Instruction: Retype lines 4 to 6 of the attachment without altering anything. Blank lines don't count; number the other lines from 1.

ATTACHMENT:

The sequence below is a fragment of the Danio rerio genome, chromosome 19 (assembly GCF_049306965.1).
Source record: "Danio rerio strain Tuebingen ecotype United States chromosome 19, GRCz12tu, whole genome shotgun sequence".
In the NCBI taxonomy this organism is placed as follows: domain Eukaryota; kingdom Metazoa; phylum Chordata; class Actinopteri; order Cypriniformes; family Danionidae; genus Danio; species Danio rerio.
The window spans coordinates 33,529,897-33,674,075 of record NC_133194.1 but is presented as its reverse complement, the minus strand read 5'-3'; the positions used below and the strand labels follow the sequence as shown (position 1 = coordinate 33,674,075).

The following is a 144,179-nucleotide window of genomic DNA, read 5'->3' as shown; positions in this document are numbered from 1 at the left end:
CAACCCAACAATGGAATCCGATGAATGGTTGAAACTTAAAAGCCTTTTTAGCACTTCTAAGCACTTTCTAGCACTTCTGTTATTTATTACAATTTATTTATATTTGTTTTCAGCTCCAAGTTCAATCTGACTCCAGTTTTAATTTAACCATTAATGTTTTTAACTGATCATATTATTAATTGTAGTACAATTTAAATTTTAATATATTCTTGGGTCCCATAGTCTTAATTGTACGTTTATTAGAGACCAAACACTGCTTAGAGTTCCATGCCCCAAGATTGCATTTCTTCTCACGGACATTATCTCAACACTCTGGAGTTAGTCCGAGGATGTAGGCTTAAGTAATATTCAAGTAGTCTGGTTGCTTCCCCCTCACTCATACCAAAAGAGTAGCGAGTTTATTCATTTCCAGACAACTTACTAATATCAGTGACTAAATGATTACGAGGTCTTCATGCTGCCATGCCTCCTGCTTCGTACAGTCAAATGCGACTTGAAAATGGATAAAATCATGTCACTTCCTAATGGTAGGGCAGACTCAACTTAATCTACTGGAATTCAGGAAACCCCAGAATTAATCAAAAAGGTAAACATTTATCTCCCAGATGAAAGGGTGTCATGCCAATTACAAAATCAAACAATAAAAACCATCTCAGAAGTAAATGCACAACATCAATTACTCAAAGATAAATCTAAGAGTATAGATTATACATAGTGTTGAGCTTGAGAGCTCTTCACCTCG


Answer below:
The window spans coordinates 33,529,897-33,674,075 of record NC_133194.1 but is presented as its reverse complement, the minus strand read 5'-3'; the positions used below and the strand labels follow the sequence as shown (position 1 = coordinate 33,674,075).

The following is a 144,179-nucleotide window of genomic DNA, read 5'->3' as shown; positions in this document are numbered from 1 at the left end:
CAACCCAACAATGGAATCCGATGAATGGTTGAAACTTAAAAGCCTTTTTAGCACTTCTAAGCACTTTCTAGCACTTCTGTTATTTATTACAATTTATTTATATTTGTTTTCAGCTCCAAGTTCAATCTGACTCCAGTTTTAATTTAACCATTAATGTTTTTAACTGATCATATTATTAATTGTAGTACAATTTAAATTTTAATATATTCTTGGGTCCCATAGTCTTAATTGTACGTTTATTAGAGACCAAACACTGCTTAGAGTTCCATGCCCCAAGATTGCATTTCTTCTCACGGACATTATCTCAACACTCTGGAGTTAGTCCGAGGATGTAGGCTTAAGTAATATTCAAGTAGTCTGGTTGCTTCCCCCTCACTCATACCAAAAGAGTAGCGAGTTTATTCATTTCCAGACAACTTACTAATATCAGTGACTAAATGATTACGAGGTCTTCATGCTGCCATGCCTCCTGCTTCGTACAGTCAAATGCGACTTGAAAATGGATAAAATCATGTCACTTCCTAATGGTAGGGCAGACTCAACTTAATCTACTGGAATTCAGGAAACCCCAGAATTAATCAAAAAGGTAAACATTTATCTCCCAGATGAAAGGGTGTCATGCCAATTACAAAATCAAACAATAAAAACCATCTCAGAAGTAAATGCACAACATCAATTACTCAAAGATAAATCTAAGAGTATAGATTATACATAGTGTTGAGCTTGAGAGCTCTTCACCTCG